If you are not new to the cryptocurrency industry, then your opinion for 2017 – from the perspective of a cryptocurrency community member – would be that it was an excellent year for the industry.
Bitcoin saw an unprecedented rise and continued to go on and achieve higher prices. Ethereum appeared to be one of the top-notch technology solutions, allowing a plethora of new ventures to be launched by its ERC20 functionality. Ripple started off as a new coin, and even with all the criticism it received, it went on to make corporate deals with the likes of Moneygram for payment transfer.
The same goes for blockchain technology, which is the very basis of cryptocurrencies. Last year, blockchain went on to become one of the breakthrough topics of the year for tech giants ranging from IBM to Microsoft. Multiple ventures were launched through the technology in the corporate sector, and financial institutions that were against cryptocurrencies, more often than not, seemed to be strong proponents of adopting blockchain technologies for their solutions.
That would seem like an excellent year to anyone because it was.
However, there was one issue that persisted throughout the year and made the industry go through significant losses, both regarding financial standing and overall credibility.
We are referring to the ever looming possibility of hacks on cryptocurrency entities that have been going on for a few years.
Multiple hacking incidents took place in 2017 as well, ranging from cryptocurrency exchanges such as Youbit to mining platforms like Nicehash. The attacks continued well into this year, with an online digital wallet called BlackWallet getting hacked recently.
In 2017, the total loss obtained by the affected entities came close to $500 million, causing a few of them to file for bankruptcy and go out of business.
This is just a year’s loss, think back to the past hacks endured by the likes of Bitfinex and the infamous incident of Mt Gox, the latter of which is something that is still affecting the attack’s victims: the exchange’s customers.
This brings the same question to one’s mind that has been plaguing the cryptocurrency industry for the past couple of years.
Can’t anything be done to make these institutions as secure as the cryptocurrencies that they handle for everyone?
The answer is right there in the question
What makes cryptocurrencies so secure? Is it the exchanges that handle them every day?
No, because if that were the case, then those exchanges would not have been that badly affected by those hacking attempts.
Is it someone that fends off the hackers actively on these cryptocurrency networks?
Not always, because most of the time, these networks have public blockchains that allow access to anyone.
It is the blockchain technology, the core of cryptocurrencies, which makes them so secure by the use of decentralized networks.
That is what needs to be adopted by organizations that manage cryptocurrencies every day.
All of these institutions that were hacked had one common factor, the aspect of centralization. While all of them reportedly took all the necessary security steps, they were compromised on the usage of centralized systems, which, even while having the utmost security solutions implemented, centralized security cannot be compared to a decentralized network by any means.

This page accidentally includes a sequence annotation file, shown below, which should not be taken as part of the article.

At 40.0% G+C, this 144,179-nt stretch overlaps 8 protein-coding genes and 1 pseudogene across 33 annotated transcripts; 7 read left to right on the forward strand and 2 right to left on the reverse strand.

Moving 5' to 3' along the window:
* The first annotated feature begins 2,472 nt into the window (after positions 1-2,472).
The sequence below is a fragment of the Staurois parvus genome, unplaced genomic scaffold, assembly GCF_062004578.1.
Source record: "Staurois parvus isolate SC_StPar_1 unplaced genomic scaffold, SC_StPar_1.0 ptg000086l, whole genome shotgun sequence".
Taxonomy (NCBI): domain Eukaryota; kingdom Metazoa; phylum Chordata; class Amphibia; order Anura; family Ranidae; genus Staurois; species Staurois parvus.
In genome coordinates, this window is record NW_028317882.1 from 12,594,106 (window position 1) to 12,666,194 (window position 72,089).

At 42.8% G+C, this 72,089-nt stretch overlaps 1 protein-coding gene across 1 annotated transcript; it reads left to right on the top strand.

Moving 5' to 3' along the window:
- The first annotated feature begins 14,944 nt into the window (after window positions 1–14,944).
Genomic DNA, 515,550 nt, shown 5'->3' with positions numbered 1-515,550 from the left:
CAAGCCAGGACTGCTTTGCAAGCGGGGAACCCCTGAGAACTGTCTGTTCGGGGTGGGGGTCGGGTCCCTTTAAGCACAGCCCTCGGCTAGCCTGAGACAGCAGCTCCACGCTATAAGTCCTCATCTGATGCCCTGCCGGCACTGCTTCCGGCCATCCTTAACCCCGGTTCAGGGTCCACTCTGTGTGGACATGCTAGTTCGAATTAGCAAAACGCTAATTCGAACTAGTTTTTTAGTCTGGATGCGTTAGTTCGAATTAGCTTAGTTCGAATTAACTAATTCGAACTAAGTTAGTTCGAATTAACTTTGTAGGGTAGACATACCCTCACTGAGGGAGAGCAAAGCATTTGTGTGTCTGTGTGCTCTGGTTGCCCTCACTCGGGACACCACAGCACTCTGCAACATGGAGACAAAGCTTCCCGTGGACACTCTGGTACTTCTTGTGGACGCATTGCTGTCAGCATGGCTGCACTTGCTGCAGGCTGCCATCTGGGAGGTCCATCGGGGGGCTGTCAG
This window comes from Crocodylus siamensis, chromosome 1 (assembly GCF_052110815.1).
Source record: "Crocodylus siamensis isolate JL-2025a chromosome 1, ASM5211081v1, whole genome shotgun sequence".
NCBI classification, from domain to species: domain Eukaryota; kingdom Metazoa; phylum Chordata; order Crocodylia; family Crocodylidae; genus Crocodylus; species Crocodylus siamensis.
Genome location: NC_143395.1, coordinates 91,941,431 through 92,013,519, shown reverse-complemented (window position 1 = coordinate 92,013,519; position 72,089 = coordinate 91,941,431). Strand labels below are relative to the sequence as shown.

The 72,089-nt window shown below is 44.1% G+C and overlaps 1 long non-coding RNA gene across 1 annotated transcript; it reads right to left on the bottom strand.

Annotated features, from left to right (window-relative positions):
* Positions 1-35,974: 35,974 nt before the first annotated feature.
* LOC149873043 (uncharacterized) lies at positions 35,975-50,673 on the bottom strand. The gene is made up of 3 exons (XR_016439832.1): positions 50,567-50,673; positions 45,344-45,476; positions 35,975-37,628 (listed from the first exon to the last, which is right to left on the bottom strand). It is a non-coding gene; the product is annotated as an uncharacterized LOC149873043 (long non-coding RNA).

Chances are that this is not the first time that you are reading something that questions why cryptocurrency exchanges have not adopted blockchain technology themselves, whereas significant banks and stock exchanges are doing so.
It seems that the industry has been thinking about this for a while now, but the downside of this suggestion comes with the time and costs involved to develop decentralized networks for each of these existing entities. They cannot be created overnight, and they require the most efficient of people working on them to deliver the kind of security that one expects out of them.
However, with the amount of revenue that some of the most significant cryptocurrency exchanges generate every month, it will not be a preposterous suggestion to consider that maybe some of that income, even if seems too high for now, needs to be invested in solutions that could act as safeguards for the customers as well as the exchanges themselves.
Decentralized exchanges (DEX) are already in the works, and some have even started their operations. In addition to that, decentralized apps (Dapps) are also one of the major divisions of the blockchain technology.
While no one is suggesting one of these exchanges to hire the likes of IBM to develop decentralized networks for them, several new blockchain technology providers specialize in blockchain as a service. Once again, it is not crazy to advise that maybe some of the more significant exchanges such as Coinbase could very easily afford such services.
It is merely an idea for now, but it is certainly gaining traction to the point where it is evident that any of the current exchanges that adopt blockchain technology for its systems will prove to be the trendsetter in the industry.
The emphasis is being provided to older exchanges because they already have the user base and the revenue that justify investing in this technology. While other new exchanges have decentralization from the start, switching to them might not be a viable option for everyday customers, especially when these startup exchanges have a lower number of trading options as compared to more significant exchanges.
The demand for decentralized exchanges is very clearly there, along with sufficient reasons to support it. It just remains to be seen who will be acting upon this solution shortly.